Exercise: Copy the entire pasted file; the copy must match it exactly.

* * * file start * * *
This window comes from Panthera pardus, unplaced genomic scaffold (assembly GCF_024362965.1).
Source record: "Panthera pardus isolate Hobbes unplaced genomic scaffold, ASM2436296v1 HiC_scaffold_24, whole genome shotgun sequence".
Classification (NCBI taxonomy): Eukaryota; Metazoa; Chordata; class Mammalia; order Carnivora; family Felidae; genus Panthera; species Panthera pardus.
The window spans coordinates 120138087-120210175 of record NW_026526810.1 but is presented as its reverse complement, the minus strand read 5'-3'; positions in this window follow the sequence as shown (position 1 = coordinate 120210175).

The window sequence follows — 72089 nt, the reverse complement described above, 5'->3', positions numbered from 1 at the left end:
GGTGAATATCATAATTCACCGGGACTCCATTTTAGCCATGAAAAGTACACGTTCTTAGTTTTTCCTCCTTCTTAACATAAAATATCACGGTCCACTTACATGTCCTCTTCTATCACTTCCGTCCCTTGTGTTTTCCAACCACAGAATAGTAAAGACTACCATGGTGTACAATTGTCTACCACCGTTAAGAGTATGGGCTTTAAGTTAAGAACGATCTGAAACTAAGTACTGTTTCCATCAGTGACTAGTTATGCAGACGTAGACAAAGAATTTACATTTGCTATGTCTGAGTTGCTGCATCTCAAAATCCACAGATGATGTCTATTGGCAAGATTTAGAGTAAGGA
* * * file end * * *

This window comes from Panthera pardus, unplaced genomic scaffold (assembly GCF_024362965.1).
Source record: "Panthera pardus isolate Hobbes unplaced genomic scaffold, ASM2436296v1 HiC_scaffold_24, whole genome shotgun sequence".
Classification (NCBI taxonomy): Eukaryota; Metazoa; Chordata; class Mammalia; order Carnivora; family Felidae; genus Panthera; species Panthera pardus.
The window spans coordinates 120138087-120210175 of record NW_026526810.1 but is presented as its reverse complement, the minus strand read 5'-3'; positions in this window follow the sequence as shown (position 1 = coordinate 120210175).

The window sequence follows — 72089 nt, the reverse complement described above, 5'->3', positions numbered from 1 at the left end:
GGTGAATATCATAATTCACCGGGACTCCATTTTAGCCATGAAAAGTACACGTTCTTAGTTTTTCCTCCTTCTTAACATAAAATATCACGGTCCACTTACATGTCCTCTTCTATCACTTCCGTCCCTTGTGTTTTCCAACCACAGAATAGTAAAGACTACCATGGTGTACAATTGTCTACCACCGTTAAGAGTATGGGCTTTAAGTTAAGAACGATCTGAAACTAAGTACTGTTTCCATCAGTGACTAGTTATGCAGACGTAGACAAAGAATTTACATTTGCTATGTCTGAGTTGCTGCATCTCAAAATCCACAGATGATGTCTATTGGCAAGATTTAGAGTAAGGA